Gathered here are several photographs from a brief walk around 1933 Shanghai (上海1933老场坊), an unusual slaughterhouse in Hongkou 虹口, part of the former Shanghai International Settlement. Designed by a British architect in an arguably Art Deco style and built with imported cement in 1933, it was recently renovated and transformed into a hub for the creative industries. Seeing as how this is Shanghai 上海, several high-quality English language articles have already been published about it, so I will hereby refer you to Atlas Obscura, Shanghai Art Deco, Mas Context, Randomwire, and La Casa Park for more information and informed analysis.
During my weeklong trip to Manila late last year I ventured into Binondo and Quiapo to check out some of the famous old Art Deco buildings in the area. Along the way I also visited Paco Railway Station (entirely by accident) and the Manila Metropolitan Theater. Presented here are an assortment of other pre-war buildings from the early 20th century, annotated with links to more information.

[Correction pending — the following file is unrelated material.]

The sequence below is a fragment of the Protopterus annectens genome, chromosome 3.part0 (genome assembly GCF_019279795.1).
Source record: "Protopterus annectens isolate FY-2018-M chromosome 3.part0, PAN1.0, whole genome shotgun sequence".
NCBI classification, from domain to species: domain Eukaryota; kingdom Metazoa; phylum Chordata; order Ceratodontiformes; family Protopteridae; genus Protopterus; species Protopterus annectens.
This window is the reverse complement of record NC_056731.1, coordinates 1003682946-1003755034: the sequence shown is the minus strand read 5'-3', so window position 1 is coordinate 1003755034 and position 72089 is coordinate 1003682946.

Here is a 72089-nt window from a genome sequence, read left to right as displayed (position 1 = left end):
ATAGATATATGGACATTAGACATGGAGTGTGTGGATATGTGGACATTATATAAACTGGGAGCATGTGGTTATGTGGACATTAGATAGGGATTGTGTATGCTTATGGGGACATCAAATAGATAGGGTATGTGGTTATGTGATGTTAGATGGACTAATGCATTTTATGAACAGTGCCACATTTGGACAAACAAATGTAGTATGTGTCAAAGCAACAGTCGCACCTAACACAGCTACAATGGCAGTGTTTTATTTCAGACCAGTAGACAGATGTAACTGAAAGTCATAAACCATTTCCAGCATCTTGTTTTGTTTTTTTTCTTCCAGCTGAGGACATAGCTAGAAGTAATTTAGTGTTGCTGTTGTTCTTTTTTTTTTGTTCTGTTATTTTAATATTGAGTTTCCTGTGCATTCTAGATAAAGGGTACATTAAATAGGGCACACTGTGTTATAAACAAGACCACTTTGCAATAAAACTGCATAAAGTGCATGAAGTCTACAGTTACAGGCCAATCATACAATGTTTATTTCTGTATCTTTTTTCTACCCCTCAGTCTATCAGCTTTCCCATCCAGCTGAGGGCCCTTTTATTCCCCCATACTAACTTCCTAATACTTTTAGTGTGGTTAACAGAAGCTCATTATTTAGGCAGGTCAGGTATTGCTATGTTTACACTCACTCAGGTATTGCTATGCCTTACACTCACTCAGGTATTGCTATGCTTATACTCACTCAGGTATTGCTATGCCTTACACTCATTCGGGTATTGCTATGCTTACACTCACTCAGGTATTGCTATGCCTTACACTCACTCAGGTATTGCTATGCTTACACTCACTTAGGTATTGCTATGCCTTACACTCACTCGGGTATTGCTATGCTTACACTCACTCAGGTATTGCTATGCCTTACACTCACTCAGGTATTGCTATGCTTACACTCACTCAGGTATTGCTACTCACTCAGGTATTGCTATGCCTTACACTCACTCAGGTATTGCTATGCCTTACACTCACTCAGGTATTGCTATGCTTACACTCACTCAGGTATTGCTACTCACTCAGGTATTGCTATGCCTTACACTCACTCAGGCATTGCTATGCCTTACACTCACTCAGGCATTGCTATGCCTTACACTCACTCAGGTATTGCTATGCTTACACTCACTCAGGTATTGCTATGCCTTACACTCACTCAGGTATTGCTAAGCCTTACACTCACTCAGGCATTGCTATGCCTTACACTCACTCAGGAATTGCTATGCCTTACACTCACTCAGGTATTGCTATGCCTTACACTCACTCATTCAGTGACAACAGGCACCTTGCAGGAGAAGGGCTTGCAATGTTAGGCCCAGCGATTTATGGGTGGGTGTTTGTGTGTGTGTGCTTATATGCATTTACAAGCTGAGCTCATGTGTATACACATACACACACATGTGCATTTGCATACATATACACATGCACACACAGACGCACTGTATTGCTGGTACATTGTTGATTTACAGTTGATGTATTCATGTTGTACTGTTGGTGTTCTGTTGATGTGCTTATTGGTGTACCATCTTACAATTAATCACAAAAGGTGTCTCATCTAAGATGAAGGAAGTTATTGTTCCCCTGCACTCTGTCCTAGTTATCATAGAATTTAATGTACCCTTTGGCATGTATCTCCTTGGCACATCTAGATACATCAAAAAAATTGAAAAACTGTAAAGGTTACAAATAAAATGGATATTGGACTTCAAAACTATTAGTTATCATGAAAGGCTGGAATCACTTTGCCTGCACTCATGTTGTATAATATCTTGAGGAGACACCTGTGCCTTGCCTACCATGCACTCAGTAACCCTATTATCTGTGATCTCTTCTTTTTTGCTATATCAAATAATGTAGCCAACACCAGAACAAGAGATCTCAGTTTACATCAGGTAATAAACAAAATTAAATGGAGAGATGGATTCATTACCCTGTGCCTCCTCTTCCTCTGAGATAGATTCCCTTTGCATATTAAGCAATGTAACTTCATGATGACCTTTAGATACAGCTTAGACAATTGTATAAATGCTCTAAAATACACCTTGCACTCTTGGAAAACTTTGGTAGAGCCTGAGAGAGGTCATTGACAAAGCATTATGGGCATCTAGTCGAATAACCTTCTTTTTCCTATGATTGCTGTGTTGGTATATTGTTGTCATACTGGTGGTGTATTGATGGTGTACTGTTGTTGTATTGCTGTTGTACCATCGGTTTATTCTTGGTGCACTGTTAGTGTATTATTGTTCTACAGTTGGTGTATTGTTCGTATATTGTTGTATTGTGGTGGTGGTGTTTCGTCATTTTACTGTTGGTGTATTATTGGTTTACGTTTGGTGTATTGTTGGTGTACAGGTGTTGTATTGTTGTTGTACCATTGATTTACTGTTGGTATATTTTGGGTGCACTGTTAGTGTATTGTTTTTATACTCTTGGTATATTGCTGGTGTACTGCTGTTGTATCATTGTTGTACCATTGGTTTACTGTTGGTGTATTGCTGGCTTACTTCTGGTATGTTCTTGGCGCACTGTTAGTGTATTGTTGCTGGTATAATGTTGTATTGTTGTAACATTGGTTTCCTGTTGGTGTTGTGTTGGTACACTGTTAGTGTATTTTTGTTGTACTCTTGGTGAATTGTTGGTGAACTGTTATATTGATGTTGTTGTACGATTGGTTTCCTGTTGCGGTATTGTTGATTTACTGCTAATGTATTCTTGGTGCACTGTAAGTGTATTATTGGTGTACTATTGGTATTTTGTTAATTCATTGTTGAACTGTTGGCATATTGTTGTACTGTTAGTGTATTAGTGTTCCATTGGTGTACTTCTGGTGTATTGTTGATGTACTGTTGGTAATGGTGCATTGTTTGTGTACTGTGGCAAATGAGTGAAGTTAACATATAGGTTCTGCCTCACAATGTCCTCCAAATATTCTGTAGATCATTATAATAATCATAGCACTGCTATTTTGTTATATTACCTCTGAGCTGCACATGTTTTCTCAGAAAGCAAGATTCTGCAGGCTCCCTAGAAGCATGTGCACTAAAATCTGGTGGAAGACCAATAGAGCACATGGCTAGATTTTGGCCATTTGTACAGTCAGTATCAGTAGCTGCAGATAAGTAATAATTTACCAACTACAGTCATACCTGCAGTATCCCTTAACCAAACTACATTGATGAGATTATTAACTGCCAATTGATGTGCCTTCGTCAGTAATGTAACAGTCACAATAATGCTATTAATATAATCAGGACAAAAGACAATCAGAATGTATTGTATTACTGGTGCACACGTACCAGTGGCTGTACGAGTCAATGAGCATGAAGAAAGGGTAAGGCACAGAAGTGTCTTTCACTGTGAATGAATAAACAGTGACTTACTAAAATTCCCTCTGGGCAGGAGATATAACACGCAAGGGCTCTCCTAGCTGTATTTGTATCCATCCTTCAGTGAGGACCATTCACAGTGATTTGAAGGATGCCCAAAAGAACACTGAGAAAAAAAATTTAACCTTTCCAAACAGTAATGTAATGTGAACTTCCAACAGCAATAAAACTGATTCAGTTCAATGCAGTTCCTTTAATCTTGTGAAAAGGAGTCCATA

Xiluo 西螺 (or Siluo, to use an alternate romanization) is a small historic town on the left bank of the Zhoushui River in Yunlin 雲林. It became an important center of trade in central Taiwan 台灣 during the Qing dynasty and continued to prosper under Japanese colonial rule into the early 20th century. Disaster struck in 1935 when the devastating 1935 Hsinchu-Taichung earthquake reduced much of Xiluo to rubble. Imperial Japan, acting under pretensions of bringing modernity to Asia, remade the main commercial street with an unusual blend of local and western architectural influences—mainly Art Deco with traces of modernism. Many of these buildings remain standing today—and can be seen by taking a short stroll down Yánpíng Old Street 延平老街.